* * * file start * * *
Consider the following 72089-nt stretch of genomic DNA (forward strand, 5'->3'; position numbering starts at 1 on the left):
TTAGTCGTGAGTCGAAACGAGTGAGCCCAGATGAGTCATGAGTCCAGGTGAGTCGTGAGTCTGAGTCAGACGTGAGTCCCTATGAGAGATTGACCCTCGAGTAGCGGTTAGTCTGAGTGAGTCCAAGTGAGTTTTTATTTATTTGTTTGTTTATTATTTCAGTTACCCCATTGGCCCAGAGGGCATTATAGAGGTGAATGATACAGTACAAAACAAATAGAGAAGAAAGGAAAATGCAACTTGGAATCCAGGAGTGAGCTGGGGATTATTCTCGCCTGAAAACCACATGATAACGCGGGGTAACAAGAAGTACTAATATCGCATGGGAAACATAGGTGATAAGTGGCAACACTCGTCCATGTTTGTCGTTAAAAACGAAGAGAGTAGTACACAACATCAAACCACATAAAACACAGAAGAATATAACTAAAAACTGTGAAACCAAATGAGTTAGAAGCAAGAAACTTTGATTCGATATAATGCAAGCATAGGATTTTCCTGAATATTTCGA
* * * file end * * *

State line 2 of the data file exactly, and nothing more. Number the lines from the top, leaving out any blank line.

TTAGTCGTGAGTCGAAACGAGTGAGCCCAGATGAGTCATGAGTCCAGGTGAGTCGTGAGTCTGAGTCAGACGTGAGTCCCTATGAGAGATTGACCCTCGAGTAGCGGTTAGTCTGAGTGAGTCCAAGTGAGTTTTTATTTATTTGTTTGTTTATTATTTCAGTTACCCCATTGGCCCAGAGGGCATTATAGAGGTGAATGATACAGTACAAAACAAATAGAGAAGAAAGGAAAATGCAACTTGGAATCCAGGAGTGAGCTGGGGATTATTCTCGCCTGAAAACCACATGATAACGCGGGGTAACAAGAAGTACTAATATCGCATGGGAAACATAGGTGATAAGTGGCAACACTCGTCCATGTTTGTCGTTAAAAACGAAGAGAGTAGTACACAACATCAAACCACATAAAACACAGAAGAATATAACTAAAAACTGTGAAACCAAATGAGTTAGAAGCAAGAAACTTTGATTCGATATAATGCAAGCATAGGATTTTCCTGAATATTTCGA